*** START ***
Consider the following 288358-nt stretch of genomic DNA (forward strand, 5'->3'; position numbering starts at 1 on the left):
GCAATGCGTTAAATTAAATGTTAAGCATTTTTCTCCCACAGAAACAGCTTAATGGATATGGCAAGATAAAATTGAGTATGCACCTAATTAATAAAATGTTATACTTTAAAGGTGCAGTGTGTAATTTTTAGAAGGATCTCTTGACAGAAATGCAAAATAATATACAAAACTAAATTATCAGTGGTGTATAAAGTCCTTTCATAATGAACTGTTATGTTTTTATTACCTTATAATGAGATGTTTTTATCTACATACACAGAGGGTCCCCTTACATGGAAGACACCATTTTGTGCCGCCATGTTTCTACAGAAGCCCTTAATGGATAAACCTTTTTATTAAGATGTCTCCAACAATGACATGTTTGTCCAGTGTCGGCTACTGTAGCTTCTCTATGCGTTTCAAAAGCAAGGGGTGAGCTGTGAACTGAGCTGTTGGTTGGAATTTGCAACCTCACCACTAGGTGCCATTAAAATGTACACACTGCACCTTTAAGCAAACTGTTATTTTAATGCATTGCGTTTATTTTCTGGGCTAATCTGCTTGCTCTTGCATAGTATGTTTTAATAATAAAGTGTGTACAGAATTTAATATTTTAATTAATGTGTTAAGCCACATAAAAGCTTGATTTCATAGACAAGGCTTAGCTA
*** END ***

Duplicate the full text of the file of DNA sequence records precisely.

Consider the following 288358-nt stretch of genomic DNA (forward strand, 5'->3'; position numbering starts at 1 on the left):
GCAATGCGTTAAATTAAATGTTAAGCATTTTTCTCCCACAGAAACAGCTTAATGGATATGGCAAGATAAAATTGAGTATGCACCTAATTAATAAAATGTTATACTTTAAAGGTGCAGTGTGTAATTTTTAGAAGGATCTCTTGACAGAAATGCAAAATAATATACAAAACTAAATTATCAGTGGTGTATAAAGTCCTTTCATAATGAACTGTTATGTTTTTATTACCTTATAATGAGATGTTTTTATCTACATACACAGAGGGTCCCCTTACATGGAAGACACCATTTTGTGCCGCCATGTTTCTACAGAAGCCCTTAATGGATAAACCTTTTTATTAAGATGTCTCCAACAATGACATGTTTGTCCAGTGTCGGCTACTGTAGCTTCTCTATGCGTTTCAAAAGCAAGGGGTGAGCTGTGAACTGAGCTGTTGGTTGGAATTTGCAACCTCACCACTAGGTGCCATTAAAATGTACACACTGCACCTTTAAGCAAACTGTTATTTTAATGCATTGCGTTTATTTTCTGGGCTAATCTGCTTGCTCTTGCATAGTATGTTTTAATAATAAAGTGTGTACAGAATTTAATATTTTAATTAATGTGTTAAGCCACATAAAAGCTTGATTTCATAGACAAGGCTTAGCTA